In turn, the acquisition of durable and rich jacquard fabric became possible only in the early 19th century, when the French inventor and weaver Joseph Marie Jacquard invented jacquard looms, allowing the weaving of technically complex and luxurious fabrics to be significantly accelerated. Jacquard fabrics were also obtained with the invention of specialized looms, but their technological process was very complex and could not be mechanized. In order to obtain a jacquard fabric, the weavers of that time had to use child labor - the little boy was seated inside the loom and, following the team of the weaver-master, trying to avoid the spool, he had to move special hooks and needles with colored threads very quickly to create the necessary weave pattern. At one time, Joseph Jacquar also played the role of this little steward, who increased his ability to revolutionize the acquisition of expensive fabrics by introducing the use of punch cards in the technological process of stew work, which not only reduced the need for handwork but also made larger pieces of fabric. This improvement significantly increased the availability and demand for jacquard fabric, the past cost of which was simply financially disadvantageous for both the fabric manufacturer and the buyers. In this way, the fabric that was once affordable only became available to the wealthiest farmers and still bears the name of the observant and wise weaver Joseph Jacques.

Only good quality natural silk meets the perfect properties of the fabric - breathable, wrinkle-free and does not need to be ironed after washing. The other two fabrics can be subject to the first two conditions at best. However, manufacturers are constantly striving to improve quality by adding impurities to various chemical or synthetic materials, and these variations are virtually endless. So what exactly do we buy and wear?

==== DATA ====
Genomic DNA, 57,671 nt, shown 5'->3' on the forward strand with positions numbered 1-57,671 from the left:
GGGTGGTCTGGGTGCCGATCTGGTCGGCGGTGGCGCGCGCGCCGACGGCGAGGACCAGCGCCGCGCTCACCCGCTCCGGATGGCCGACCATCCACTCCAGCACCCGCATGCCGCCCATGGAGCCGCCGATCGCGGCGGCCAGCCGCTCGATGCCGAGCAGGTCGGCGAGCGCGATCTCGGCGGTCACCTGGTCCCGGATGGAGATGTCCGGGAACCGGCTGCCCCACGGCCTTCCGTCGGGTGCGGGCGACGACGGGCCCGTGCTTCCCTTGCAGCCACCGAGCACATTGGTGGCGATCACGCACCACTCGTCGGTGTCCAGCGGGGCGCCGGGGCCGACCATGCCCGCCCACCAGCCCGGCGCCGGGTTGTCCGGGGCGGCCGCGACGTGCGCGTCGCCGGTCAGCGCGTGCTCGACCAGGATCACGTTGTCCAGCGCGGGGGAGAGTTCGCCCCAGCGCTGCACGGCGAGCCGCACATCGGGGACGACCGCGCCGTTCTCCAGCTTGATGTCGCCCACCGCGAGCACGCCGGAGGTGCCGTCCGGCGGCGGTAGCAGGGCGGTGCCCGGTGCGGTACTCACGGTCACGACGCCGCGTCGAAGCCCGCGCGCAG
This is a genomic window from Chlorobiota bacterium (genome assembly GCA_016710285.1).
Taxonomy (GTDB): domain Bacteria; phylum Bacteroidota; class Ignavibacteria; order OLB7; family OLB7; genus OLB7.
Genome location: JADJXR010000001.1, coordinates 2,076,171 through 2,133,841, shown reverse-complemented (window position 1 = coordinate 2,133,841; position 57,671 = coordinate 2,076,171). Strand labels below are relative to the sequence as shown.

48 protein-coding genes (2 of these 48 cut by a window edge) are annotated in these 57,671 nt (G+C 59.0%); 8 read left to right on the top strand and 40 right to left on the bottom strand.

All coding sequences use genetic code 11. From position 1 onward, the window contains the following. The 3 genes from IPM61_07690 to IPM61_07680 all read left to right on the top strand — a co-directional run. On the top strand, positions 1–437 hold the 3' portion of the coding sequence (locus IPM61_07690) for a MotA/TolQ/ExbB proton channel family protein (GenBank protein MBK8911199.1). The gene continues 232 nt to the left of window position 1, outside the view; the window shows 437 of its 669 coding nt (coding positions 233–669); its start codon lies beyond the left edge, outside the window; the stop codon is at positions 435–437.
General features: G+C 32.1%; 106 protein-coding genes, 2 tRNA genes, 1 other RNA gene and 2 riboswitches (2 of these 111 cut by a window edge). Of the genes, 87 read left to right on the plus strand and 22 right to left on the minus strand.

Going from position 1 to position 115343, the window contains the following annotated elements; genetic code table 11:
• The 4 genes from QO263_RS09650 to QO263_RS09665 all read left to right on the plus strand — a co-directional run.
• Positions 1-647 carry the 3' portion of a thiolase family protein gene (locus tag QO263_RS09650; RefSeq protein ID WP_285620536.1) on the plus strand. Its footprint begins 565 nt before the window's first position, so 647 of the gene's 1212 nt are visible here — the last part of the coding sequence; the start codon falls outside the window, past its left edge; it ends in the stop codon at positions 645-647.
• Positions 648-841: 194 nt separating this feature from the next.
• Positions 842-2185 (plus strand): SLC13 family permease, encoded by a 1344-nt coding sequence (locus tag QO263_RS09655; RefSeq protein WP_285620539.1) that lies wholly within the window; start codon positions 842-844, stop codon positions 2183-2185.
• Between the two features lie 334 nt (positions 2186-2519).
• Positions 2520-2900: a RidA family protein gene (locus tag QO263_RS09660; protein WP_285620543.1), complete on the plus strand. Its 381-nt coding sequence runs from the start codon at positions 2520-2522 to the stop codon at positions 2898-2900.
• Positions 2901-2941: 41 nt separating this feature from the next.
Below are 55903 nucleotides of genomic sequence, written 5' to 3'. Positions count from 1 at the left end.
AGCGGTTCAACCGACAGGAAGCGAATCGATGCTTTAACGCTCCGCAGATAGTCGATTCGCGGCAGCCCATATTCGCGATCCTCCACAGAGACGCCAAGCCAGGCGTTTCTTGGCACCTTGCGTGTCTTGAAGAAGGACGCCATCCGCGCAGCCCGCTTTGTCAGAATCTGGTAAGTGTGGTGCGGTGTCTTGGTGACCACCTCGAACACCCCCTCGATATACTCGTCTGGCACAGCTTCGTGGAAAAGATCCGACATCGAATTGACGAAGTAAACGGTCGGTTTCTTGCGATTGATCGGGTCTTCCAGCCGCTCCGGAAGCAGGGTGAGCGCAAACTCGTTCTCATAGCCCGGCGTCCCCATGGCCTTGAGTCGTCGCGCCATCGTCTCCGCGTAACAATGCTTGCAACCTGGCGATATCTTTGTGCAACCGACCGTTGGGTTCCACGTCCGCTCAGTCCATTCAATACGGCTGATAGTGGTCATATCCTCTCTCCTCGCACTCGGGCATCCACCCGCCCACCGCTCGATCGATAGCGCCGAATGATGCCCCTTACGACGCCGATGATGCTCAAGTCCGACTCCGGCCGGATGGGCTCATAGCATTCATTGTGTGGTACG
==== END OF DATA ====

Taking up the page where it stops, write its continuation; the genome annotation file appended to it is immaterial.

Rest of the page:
Natural silk (good quality!) Has properties that are commonly sought after in fabrics: it warms in the cold but cools in the hot; quickly absorbs moisture, although it does not become moist to the touch; practically does not wrinkle. Sweat, however, makes silk fragile and brittle. Depending on the quality of the thread, the weave and the treatment, the silk fabric can be very thin and soft (plastic), as well as thick and strong. Natural silk products should be cleaned chemically, otherwise they will lose their color. Wash only by hand at 30oC and with gentle means, do not rub, crease or cut. Rinse in warm, then cold water, dry, spread on a towel or gently wrap in it. Do not dry in the sun or near direct heat. Iron lightly with a moderately warm iron in the silk mode on the left side. Do not wet when ironing!


How to distinguish natural silk from polyester and viscose?

It is difficult to detect at first sight with the eyes or the touch. You need to take a few strands of cloth and try to light them. When burning, the natural silk fiber emits a smell similar to burning wool or burnt bone - in a word - the smell must be quite unpleasant. When burned, silk forms carbon, which easily crumbles and rubs on the fingers like paper or firewood ash. Unlike silk, polyester melts, but viscose burns and smells like burning paper. If it is not possible to check by the burning method, then you can take a longer thread from the fabric and divide it into fibers - the natural silk fiber sticks to your fingers and clothes like a spider's web.


Sponge - very airy, smooth, thin, transparent and shimmering


Habotai - glossy, smooth, airy, semi-transparent


Chinese crepe - very gentle to the touch, soft, falling, shiny, with a barely perceptible grainy texture


Satin - Extra shiny, sleek, very soft to the touch and falling


Chiffon - very thin, airy, transparent


Twill - dense, shiny, texture like denim


If any of these types is preceded by crinkle - This means that the fabric has a creased texture.


In addition to the types of silk listed here, there are many others. For instance, georgette, crepe georgette, dong feng gauze, crepe satin, doupion etc.